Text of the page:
These several adventures, with the knight's behaviour in them, gave me as pleasant a day as ever I met with of my travels.

in any



Doctrina fed vim promovet infitam,

Rectique cultus pectora roborant:

Utcunque defecere mores,

Dedecorant bene nata culpæ.

Yet the best blood by learning is refin'd,
And virtue arms the folid mind;

Whilft vice will ftain the nobleft race,

And the paternal ftamp deface.




S I was yesterday taking the air with my friend Sir Roger, we were met by a fresh-coloured ruddy young man who rid by us full speed, with a couple of


fervants behind him. Upon my inquiry who he was, Sir Roger told me that he was a young gentleman of a confiderable eftate, who had been educated by a tender mother that lived not many miles from the place where we were. She is a very good lady, fays my friend, but took fo much care of her fon's health that he has made him good for nothing. She quickly found that reading was bad for his eyes, and that writing made his head ach. He was let loose among the woods as foon as he was able to ride on horseback, or to carry a gun upon his shoulder. To be brief, I found, by my friend's account of him, that he had got a great ftock of health, but nothing elfe; and that if it were a man's business only to live, there would not be a more accomplished young fellow in the whole county.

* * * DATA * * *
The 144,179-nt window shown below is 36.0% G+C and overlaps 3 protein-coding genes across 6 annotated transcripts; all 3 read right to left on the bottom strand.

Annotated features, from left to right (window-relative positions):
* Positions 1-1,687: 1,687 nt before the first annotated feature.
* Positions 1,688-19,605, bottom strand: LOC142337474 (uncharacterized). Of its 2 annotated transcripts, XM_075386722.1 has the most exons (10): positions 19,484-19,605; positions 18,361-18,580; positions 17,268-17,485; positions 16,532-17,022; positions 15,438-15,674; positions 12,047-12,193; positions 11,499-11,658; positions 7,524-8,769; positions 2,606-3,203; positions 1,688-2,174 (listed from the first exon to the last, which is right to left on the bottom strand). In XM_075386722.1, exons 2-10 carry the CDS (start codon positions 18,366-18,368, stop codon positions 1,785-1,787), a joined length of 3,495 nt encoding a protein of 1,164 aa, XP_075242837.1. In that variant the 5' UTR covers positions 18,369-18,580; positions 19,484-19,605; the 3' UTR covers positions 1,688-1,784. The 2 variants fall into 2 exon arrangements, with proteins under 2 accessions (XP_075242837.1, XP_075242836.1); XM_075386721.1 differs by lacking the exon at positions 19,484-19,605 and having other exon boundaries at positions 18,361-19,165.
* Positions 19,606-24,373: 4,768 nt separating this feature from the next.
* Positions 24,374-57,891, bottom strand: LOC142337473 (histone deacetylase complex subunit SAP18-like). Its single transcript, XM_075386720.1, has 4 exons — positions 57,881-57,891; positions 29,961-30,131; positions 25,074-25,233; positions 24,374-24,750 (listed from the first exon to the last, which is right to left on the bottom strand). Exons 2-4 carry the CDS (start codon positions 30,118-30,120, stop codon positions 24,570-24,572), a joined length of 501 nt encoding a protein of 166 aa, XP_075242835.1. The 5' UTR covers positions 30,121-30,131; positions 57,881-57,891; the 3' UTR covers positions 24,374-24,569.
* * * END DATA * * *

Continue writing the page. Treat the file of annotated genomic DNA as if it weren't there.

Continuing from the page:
The truth of it is, fince my refiding in these parts I have feen and heard immumerable inftances of young heirs and elder brothers, who either from their own reflecting upon the estates they are born to, and therefore thinking all other accomplishments unneceffary, or from hearing thefe notions frequently inculcated to them by the flattery of their fervants and domeftics, or from the fame foolish thought prevailing in those who have the care of their education, are of no manner of ufe but to keep up their families, and tranfmit their lands and houses in a line to pofterity.

This makes me often think on a ftory I have heard of two friends, which I fhall give my reader at large, under feigned names. The moral of it may, I hope, be useful, though there are some circumstances which make it rather appear like a novel than a true story,

Eudoxus and Leontine began the world with small eftates. They were both of them men of good fenfe and great virtue. They profecuted their ftudies together in their earlier years, and entered into fuch a friendship as lafted to the end of their lives. Eudoxus, at his first fetting cut in the world, threw himself into a court, where by his natural endowments and his acquired abilities he made his way from one poft to another, until at length he had raised a very confiderable fortune. Leon